Order of Program Loading and Run-time System Usage for Native COBOL

Note: The following information applies to native code only.

In dynamically bound applications , the order in which programs are loaded affects which run-time systems are searched for and the use of the run-time system. For example:

.exe Files and First .dll Files

A "first" COBOL .dll file is the first loaded component of an application that needs a COBOL run-time system for execution. In the following description, the term ".exe file" also implies the term "first .dll file".

When the application runs, the .exe file locates and loads a compatible run-time system, depending on how the application was linked. If the application was:

  • Linked normally (that is, without using dynamic binding), the .exe file looks for a run-time system on the path specified by the PATH environment variable. If more than one run-time system is installed, this can cause a conflict.
  • Linked using dynamic binding, the .exe file dynamically binds to a run-time system by consulting the Windows registry for installed and compatible run-time systems. If a run-time system cannot be found, then the current setting of the PATH environment variable is used to load a default run-time system.

Compatible Run-time Systems

When you create a dynamically bound executable file you can specify what level of run-time system the executable file is allowed to work with. This enables you to specify that the executable can work with any newer version of the run-time system than the one you linked it with, or whether the executable is restricted to the current release of the run-time system only.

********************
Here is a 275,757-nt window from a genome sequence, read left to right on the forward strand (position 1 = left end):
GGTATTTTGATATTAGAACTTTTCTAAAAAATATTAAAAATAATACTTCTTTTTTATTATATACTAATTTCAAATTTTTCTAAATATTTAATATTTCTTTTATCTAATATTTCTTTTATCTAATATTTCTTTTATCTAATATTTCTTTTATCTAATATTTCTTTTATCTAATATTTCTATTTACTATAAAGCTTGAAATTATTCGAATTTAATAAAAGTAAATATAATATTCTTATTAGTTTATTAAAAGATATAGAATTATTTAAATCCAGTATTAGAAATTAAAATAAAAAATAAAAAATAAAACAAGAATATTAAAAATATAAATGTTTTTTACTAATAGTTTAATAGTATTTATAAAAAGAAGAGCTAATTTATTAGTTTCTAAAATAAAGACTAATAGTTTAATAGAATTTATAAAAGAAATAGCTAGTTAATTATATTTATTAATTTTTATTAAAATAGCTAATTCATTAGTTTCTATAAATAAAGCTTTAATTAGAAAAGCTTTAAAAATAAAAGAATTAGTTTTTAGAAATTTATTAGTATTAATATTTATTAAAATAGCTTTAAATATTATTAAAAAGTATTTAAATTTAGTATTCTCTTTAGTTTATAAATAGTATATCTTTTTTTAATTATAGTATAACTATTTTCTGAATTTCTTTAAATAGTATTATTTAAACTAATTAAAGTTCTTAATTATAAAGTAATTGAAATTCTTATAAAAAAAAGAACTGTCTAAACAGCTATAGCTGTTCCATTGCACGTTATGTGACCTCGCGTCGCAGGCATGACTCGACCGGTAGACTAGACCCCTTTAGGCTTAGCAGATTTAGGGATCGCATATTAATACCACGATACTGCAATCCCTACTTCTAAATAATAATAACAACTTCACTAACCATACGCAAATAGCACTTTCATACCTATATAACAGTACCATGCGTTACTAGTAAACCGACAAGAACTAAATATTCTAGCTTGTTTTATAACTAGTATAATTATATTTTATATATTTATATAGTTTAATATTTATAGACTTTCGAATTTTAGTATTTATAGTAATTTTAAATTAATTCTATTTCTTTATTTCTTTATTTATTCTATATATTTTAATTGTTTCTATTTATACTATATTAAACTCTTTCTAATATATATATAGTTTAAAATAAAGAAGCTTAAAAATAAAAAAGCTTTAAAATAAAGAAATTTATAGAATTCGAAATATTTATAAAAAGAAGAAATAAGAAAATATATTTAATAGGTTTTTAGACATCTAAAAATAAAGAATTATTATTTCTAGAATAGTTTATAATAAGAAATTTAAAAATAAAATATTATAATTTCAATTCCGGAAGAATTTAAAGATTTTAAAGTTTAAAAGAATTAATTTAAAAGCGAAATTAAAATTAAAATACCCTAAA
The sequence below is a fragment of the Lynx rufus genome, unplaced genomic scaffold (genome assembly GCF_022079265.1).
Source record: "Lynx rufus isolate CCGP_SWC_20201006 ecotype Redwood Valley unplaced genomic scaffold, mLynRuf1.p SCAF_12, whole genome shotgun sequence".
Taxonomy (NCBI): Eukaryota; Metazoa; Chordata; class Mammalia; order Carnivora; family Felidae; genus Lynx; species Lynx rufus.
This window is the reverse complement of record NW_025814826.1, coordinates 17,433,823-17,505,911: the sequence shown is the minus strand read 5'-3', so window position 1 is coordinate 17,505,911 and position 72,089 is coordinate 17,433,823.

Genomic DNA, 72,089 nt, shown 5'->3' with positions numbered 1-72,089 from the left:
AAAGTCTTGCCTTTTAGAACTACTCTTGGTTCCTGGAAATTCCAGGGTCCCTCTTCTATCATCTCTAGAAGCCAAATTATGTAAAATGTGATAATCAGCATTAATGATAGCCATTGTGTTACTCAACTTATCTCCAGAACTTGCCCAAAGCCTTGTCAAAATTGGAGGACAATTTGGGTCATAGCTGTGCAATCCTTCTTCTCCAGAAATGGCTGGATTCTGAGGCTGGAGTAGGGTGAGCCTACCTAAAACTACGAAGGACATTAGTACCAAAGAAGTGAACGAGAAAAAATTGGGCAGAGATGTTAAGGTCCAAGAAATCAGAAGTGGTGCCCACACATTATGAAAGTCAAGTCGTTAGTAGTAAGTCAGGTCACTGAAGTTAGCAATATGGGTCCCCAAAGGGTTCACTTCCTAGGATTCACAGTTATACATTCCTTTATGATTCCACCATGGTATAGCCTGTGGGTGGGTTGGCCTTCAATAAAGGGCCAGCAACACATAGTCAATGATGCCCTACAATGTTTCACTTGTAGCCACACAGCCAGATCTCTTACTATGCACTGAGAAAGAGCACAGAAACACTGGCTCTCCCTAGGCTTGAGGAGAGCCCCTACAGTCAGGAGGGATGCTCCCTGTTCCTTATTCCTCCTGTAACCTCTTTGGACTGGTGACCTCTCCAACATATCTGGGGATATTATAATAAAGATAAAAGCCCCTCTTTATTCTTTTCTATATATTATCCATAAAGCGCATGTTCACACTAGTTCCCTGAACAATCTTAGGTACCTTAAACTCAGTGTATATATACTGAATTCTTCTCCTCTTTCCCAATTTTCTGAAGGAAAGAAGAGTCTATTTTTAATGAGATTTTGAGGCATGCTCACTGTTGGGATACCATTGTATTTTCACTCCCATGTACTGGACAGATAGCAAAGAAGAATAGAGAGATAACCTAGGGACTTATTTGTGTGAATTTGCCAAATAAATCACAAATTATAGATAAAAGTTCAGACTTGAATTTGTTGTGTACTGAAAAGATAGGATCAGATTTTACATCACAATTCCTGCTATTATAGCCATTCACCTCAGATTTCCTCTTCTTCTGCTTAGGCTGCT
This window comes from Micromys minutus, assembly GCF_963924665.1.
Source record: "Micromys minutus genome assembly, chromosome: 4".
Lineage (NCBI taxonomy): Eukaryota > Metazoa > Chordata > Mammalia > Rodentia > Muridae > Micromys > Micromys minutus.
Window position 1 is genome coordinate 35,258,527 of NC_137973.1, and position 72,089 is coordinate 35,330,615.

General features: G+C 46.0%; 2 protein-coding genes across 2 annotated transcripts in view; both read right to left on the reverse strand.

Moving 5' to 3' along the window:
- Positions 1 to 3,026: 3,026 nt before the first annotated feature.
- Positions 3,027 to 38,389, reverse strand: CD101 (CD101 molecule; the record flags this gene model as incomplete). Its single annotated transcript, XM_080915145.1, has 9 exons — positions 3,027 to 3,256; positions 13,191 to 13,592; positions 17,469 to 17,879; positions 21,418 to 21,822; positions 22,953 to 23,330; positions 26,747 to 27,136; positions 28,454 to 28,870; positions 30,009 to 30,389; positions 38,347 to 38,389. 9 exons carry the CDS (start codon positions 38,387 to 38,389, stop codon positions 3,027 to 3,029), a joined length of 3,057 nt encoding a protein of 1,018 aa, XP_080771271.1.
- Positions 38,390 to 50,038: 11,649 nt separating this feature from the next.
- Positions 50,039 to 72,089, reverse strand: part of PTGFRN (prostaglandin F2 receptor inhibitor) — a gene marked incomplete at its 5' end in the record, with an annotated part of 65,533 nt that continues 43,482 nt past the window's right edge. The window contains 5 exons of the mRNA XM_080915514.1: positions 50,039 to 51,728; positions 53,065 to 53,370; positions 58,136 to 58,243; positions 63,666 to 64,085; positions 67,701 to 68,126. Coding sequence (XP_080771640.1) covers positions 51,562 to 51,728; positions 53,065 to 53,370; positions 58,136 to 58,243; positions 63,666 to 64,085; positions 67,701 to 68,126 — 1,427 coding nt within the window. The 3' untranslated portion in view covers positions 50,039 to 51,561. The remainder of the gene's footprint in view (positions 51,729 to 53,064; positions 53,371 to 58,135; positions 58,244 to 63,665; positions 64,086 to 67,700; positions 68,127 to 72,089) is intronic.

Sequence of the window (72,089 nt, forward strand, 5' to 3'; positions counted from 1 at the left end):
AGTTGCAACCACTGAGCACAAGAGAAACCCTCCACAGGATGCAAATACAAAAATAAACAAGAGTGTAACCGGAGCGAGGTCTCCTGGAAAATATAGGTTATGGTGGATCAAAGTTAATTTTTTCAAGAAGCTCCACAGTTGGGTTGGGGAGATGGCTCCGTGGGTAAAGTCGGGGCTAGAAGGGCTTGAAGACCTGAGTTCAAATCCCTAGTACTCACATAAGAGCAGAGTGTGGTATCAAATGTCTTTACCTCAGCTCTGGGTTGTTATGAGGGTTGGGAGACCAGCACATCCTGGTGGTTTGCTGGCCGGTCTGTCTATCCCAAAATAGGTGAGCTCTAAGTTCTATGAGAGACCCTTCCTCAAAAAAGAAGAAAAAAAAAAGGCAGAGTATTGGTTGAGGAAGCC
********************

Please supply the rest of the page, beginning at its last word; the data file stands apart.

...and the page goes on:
The level and threading mode of a run-time system is checked as follows:

  • The level of the run-time system is identified as a version number in the registry. For example, for version 6.0 of the COBOL development system, the run-time system level is 6.0.
  • The path used to load the run-time system is determined from the registry value:
    \Micro Focus\Enterprise Developer\x.y\COBOL\Environment\PATH


    is the installed version of the COBOL system.

    If the executable was restricted to the current release level when it was created, x.y must be greater than or equal to the development system version with which the executable was created.

  • If none of the above techniques works, the default setting of PATH is used to load the run-time system.

In any case, when the run-time system has been loaded a version and type check is performed and any incompatibilities reported.

Further .dll Files

When a second or further .dll file is loaded into a same process, it must bind to the existing run-time system within the process. If you create an application that does not use dynamic binding, then you must make sure that all programs in an application are linked to the same run-time system, otherwise conflicts could occur that would result in the application failing.

If you use dynamic binding when you create the second or further .dll files in your application then you can specify that they will either bind to any loaded and compatible run-time system, or will fail cleanly with informative diagnostic messages.